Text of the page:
On Election Day, three Westbrook candidates are hoping to slide into the at-large City Council seat left vacant by longtime councilor Michael Foley. Foley announced earlier this year that he would not seek re-election in order to focus on family.
The list of candidates includes two former councilors, Ann Peoples and Steve Willette, and a newcomer to city politics, Jeff Labbe.
Labbe, 40, works for Allstate Insurance. This is the first time he has run for political office.
Peoples, 69, who is retired, was most recently a Westbrook state representative from 2008-2014. Prior to that, she served on the Westbrook Planning Board from 1996-2003 in between two terms on the City Council (1994-96 and 2003-05).
Willette, 47, served on the Westbrook City Council from 1998-2000. He works for Central Maine Power.
Peoples was nominated for the seat at the Democratic caucus, while Willette and Labbe filed nomination papers in order to run.
Leading up to the election on Nov. 8, the American Journal spoke with the three candidates about some of the issues facing Westbrook.
Labbe believes the most pressing issue facing the city is communication.
“There is a lot going on with the city, and more times than not the left hand doesn’t seem to know what the right hand is doing,” he said. “We need to have better communication within city government and with the public. I think that I can bring a lot to this.”
Labbe said his knowledge of social media and marketing can help in “delivering messages to the public.”
Peoples said the most important issues to her are revisiting Westbrook’s zoning ordinances in response to growth, and working to make the city more accessible and safe for seniors.
“I am recommending that we revisit our zoning ordinances with an eye to making them more responsive to the changes that have happened over the last decade,” she said.
Willette agrees with Peoples on the city’s zoning ordinances, but said the city must address “unchecked land-use growth that is not in line with the current vision of the comprehensive plan.”
Labbe said he stands out from the other candidates because he can bring a fresh perspective to the council, and as a longtime Westbrook resident, he says he’s seen many missed opportunities.
“My focus in college was project management, and I think that couldn’t come at a better time for this council,” he said. “We need to be more of a proactive council and not a reactive one.”
For Peoples, she’s counting on her years of experience to sway voters.
“As someone who has served the community for over 30 years, I bring experience and an ability to see issues in context,” she said. “I have worked at both the municipal and the state level to advocate for our family, friends and neighbors and have the skill set to be effective in that work.”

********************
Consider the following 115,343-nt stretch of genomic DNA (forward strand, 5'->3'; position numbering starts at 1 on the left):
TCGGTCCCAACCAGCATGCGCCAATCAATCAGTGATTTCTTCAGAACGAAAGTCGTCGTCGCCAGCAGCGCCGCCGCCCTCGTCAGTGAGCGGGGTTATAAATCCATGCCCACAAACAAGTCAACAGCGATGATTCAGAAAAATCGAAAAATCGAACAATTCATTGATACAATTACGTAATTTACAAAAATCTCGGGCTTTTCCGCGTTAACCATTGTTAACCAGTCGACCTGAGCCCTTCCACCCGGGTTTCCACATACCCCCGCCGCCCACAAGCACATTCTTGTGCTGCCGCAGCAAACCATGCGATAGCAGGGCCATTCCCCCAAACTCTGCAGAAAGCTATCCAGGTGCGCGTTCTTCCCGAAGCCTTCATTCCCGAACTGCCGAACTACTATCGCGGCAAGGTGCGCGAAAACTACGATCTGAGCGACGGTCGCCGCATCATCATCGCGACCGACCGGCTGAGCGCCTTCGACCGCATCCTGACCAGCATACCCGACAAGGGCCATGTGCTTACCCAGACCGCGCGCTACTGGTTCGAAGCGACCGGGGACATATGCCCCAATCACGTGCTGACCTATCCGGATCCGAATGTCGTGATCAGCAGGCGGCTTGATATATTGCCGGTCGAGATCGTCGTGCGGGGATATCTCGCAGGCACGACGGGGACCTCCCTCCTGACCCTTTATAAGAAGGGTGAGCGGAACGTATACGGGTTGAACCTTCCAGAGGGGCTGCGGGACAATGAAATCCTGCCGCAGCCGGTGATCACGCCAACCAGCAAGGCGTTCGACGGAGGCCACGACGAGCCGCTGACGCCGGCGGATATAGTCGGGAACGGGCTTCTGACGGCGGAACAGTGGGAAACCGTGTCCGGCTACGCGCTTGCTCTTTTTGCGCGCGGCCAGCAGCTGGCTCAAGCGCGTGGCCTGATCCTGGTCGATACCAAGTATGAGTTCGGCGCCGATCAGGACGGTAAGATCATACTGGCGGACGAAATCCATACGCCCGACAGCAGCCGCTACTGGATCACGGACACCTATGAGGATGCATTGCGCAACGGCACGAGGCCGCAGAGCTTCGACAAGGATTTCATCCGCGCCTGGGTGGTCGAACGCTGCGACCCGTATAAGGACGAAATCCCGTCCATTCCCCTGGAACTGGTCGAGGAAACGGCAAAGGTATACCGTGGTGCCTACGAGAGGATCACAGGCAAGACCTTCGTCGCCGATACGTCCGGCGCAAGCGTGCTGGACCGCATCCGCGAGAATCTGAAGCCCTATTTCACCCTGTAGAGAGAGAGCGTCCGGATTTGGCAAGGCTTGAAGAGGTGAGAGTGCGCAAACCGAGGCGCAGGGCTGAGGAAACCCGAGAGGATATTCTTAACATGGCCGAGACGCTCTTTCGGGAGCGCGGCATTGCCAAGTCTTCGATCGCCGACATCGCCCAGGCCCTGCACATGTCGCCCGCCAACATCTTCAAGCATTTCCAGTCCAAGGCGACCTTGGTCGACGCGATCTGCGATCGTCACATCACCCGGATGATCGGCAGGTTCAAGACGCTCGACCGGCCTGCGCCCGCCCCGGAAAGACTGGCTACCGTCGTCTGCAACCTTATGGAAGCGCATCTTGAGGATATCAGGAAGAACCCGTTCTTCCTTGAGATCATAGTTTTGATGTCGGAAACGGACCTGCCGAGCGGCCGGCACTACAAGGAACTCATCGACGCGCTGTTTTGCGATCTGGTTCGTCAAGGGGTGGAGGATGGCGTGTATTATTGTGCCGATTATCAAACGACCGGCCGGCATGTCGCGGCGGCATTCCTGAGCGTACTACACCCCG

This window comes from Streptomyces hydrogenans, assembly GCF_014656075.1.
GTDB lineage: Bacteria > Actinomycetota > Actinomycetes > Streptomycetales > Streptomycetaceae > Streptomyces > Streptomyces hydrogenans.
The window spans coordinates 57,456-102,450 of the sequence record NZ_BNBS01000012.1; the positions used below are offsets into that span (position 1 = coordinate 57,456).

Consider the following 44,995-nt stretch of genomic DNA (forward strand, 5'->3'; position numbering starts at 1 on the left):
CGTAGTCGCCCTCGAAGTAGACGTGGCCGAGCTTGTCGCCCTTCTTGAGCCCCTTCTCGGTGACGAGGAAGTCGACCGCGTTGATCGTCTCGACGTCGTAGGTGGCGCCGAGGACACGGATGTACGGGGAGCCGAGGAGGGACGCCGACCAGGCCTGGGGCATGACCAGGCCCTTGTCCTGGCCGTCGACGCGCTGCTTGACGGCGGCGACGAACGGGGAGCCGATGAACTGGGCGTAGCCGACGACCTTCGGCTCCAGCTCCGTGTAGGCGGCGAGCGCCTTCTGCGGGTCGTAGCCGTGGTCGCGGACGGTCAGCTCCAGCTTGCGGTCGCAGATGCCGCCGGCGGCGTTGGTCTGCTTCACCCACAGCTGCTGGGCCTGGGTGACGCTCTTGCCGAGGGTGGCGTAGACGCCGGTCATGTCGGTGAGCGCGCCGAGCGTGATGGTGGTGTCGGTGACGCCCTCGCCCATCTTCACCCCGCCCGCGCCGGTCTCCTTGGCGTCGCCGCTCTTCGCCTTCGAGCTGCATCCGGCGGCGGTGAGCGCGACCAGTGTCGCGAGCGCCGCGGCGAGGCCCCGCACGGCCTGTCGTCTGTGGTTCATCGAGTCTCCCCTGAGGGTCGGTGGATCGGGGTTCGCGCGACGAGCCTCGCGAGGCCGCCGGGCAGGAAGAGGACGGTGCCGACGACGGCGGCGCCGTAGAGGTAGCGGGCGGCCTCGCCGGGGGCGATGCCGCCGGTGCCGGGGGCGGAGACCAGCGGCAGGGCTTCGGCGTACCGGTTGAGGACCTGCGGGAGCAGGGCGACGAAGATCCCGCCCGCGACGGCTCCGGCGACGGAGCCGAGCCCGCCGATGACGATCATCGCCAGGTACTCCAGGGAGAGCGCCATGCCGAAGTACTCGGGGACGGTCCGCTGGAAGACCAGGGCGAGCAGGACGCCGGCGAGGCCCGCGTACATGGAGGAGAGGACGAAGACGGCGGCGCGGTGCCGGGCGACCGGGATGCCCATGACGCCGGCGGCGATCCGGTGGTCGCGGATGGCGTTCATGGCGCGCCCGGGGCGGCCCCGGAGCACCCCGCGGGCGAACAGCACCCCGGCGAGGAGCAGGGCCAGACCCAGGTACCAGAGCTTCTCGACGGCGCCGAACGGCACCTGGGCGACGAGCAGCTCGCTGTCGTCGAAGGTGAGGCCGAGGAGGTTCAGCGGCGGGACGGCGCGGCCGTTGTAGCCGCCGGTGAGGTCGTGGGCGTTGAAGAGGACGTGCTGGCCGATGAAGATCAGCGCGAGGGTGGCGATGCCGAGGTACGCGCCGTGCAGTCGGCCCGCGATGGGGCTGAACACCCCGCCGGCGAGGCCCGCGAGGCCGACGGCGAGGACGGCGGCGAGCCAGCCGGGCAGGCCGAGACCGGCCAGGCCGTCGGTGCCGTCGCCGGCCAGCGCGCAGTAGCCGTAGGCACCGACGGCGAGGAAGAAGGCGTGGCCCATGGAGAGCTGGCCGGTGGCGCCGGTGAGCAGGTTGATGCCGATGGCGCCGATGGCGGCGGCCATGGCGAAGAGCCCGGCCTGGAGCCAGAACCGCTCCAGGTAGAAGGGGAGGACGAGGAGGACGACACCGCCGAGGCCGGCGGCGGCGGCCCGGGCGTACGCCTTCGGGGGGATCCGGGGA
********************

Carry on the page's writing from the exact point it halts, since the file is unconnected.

Willette said his previous work on the council, especially in the creation of effective tax increment financing (TIF) districts, makes him stand out as a candidate. He has specific ideas on how to move the city away from some agreements that he feels are negative, including at One Riverfront Plaza.
“These types of agreements get away from public improvements,” he said.
All three candidates support the proposed 180-day development moratorium in Westbrook. The ordinance, which was voted down at a first reading by the council on Monday, stems from a months-long debate over the pace of residential development in Westbrook, a topic that has also become a campaign issue.
Labbe said the city has become “reactive” when it comes to expansion.
“We seem to expand, then regret (yes, regret) because we didn’t think it through,” he said. “This expansion pushed the school issues to the forefront and made it a necessity now, even though it was before, but now it is a must.”
Peoples said “a pause to consider our zoning ordinances would be wise,” but also said the city must realize that developers need predictability to make investment decisions.
“Development goes along with the business cycle and I would be cautious about over-building during ‘ups’ and seeing developers go bust during ‘downs,'” she said.
Willette has been outspoken at a number of public meetings regarding development and the moratorium. He has outlined a number of specific changes he’d urge the city to make regarding its zoning ordinances and comprehensive plan.
“The cumulative residential housing growth with large-scale housing projects projected and ELL (English Language Learner) growth has put our systems in public harm and we need a pause to regroup,” he said of the moratorium.
All three candidates also support the $27.3 million school expansion bond that Westbrook residents will vote on Nov. 8.
“We’re at the point of action,” Labbe said. “We went past the point of planning when the residential expansion took place and had nothing in place to alleviate the school situation.”
“Our childen need it,” Peoples said.
Willette said he supports the project, but said he wants to emphasize that, going forward, he’d like to see developments “allow us to impose impact fees to help pay for expansion development within the schools to help off set the tax burden on current property owners.”